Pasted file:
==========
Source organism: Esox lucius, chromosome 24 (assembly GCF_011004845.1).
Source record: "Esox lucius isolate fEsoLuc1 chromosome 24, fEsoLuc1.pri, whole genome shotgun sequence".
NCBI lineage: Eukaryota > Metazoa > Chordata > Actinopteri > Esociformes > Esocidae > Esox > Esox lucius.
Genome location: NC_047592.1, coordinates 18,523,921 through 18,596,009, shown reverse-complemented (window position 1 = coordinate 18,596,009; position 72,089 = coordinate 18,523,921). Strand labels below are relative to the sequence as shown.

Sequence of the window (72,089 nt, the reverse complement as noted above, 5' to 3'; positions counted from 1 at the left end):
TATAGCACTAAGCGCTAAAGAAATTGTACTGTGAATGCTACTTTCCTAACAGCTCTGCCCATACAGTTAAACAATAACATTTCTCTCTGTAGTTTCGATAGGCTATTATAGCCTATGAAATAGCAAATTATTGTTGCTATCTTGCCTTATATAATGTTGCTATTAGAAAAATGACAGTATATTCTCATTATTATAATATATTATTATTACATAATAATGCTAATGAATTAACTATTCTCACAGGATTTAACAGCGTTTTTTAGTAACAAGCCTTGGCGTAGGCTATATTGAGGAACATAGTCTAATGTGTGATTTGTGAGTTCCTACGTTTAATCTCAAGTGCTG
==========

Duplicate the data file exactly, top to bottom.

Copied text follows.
Source organism: Esox lucius, chromosome 24 (assembly GCF_011004845.1).
Source record: "Esox lucius isolate fEsoLuc1 chromosome 24, fEsoLuc1.pri, whole genome shotgun sequence".
NCBI lineage: Eukaryota > Metazoa > Chordata > Actinopteri > Esociformes > Esocidae > Esox > Esox lucius.
Genome location: NC_047592.1, coordinates 18,523,921 through 18,596,009, shown reverse-complemented (window position 1 = coordinate 18,596,009; position 72,089 = coordinate 18,523,921). Strand labels below are relative to the sequence as shown.

Sequence of the window (72,089 nt, the reverse complement as noted above, 5' to 3'; positions counted from 1 at the left end):
TATAGCACTAAGCGCTAAAGAAATTGTACTGTGAATGCTACTTTCCTAACAGCTCTGCCCATACAGTTAAACAATAACATTTCTCTCTGTAGTTTCGATAGGCTATTATAGCCTATGAAATAGCAAATTATTGTTGCTATCTTGCCTTATATAATGTTGCTATTAGAAAAATGACAGTATATTCTCATTATTATAATATATTATTATTACATAATAATGCTAATGAATTAACTATTCTCACAGGATTTAACAGCGTTTTTTAGTAACAAGCCTTGGCGTAGGCTATATTGAGGAACATAGTCTAATGTGTGATTTGTGAGTTCCTACGTTTAATCTCAAGTGCTG